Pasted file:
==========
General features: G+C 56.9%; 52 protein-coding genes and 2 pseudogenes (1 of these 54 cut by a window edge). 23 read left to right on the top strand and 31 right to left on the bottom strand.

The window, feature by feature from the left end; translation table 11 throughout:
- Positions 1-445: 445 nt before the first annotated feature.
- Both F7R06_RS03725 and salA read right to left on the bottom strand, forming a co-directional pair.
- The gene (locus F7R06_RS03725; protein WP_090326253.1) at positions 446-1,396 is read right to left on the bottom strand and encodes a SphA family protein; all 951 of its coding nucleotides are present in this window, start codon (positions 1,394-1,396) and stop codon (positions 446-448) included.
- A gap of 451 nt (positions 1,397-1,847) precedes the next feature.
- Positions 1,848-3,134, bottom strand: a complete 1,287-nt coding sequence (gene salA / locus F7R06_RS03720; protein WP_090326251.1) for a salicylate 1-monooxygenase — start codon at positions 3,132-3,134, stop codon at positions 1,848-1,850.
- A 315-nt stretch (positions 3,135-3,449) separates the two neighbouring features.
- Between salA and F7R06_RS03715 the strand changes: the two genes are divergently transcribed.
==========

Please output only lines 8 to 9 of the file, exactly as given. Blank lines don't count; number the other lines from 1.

- A 315-nt stretch (positions 3,135-3,449) separates the two neighbouring features.
- Between salA and F7R06_RS03715 the strand changes: the two genes are divergently transcribed.